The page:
Horizontal and vertical connections

The traditional connection is still reflected in a number of ligatures.

traditional assimilation

modified fusion

Unstable spelling caused by changing font technology

Spelling and font technology have mutually influenced each other since the fast emergence of computer technology for Arabic script. The fast development of font technology has the unintentional result that different fonts may require different spellings for the same printed image. For instance, most fonts cannot deal with al-lāhu, “God”:

correct data structure, wrong image

wrong data structure, wrong vowel image

For comparison, the correct image representing the above data structures:

complete vowels

incomplete vowels

A related phenomenon occurs when older font technology cannot handle the combination of ligatures and vowels, forcing the users into systematically misspelling words, e.g., the word al-islāmu “Islam”:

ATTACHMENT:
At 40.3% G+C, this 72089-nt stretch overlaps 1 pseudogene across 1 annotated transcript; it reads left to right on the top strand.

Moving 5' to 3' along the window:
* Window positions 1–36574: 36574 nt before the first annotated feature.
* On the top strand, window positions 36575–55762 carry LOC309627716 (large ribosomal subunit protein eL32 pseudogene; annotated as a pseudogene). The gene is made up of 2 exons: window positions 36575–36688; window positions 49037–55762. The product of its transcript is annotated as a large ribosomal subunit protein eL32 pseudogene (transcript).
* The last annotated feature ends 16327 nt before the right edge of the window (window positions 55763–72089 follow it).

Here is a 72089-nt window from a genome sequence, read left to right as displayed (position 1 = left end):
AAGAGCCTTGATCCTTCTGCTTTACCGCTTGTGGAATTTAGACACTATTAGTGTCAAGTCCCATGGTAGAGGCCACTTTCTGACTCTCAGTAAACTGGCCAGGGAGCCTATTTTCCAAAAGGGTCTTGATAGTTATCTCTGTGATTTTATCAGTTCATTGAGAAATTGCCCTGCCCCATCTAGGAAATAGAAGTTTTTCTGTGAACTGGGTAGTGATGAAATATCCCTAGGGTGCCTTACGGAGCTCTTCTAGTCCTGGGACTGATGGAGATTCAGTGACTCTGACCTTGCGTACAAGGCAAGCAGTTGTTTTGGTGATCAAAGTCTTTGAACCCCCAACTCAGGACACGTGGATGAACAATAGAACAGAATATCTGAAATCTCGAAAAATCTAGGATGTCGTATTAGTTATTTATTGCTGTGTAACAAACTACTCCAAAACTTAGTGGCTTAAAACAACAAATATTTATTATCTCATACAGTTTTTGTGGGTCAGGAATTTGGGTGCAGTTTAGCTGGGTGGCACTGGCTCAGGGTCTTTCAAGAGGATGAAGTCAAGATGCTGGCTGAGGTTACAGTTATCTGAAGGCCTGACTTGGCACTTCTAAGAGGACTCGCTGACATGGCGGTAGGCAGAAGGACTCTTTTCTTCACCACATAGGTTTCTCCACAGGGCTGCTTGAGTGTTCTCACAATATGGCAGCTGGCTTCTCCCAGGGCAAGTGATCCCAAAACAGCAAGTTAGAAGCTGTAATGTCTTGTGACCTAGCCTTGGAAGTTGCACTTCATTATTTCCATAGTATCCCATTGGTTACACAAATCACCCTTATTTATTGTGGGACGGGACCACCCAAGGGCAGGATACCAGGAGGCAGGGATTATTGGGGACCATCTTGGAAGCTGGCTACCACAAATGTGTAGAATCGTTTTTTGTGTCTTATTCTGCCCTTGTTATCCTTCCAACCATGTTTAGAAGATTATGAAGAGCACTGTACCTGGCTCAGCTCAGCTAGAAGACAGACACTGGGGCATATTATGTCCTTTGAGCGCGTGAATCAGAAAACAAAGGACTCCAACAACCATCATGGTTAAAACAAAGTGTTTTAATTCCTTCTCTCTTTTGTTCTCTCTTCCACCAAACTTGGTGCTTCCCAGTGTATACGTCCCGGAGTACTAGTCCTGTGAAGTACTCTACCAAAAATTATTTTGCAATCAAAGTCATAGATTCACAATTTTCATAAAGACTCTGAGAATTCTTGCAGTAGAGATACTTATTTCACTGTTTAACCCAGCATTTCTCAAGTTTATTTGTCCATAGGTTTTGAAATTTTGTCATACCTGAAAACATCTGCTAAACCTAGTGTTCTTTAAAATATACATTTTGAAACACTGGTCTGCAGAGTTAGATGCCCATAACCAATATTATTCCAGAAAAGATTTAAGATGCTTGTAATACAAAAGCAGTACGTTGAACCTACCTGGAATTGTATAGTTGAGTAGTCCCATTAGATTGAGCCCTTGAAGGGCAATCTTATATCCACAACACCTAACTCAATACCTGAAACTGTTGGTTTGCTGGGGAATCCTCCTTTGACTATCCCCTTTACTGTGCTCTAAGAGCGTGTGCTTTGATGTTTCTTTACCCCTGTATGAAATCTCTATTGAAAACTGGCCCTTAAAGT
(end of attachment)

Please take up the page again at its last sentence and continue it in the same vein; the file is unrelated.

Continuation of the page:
correct data structure, wrong image

wrong data structure, approximate image

For comparison, the correct image representing the above data structures:

complete vowels

incomplete and misplaced vowels

Rendering Arabic Script

Font technology

A font is an industrial product designed to enable handling Arabic with technology that is not designed for Arabic. In the design process, Arabic is an object that can be adapted at will: corners can be cut and rules can be broken. The resulting script can be seen as an “innovation”.

Script analysis and synthesis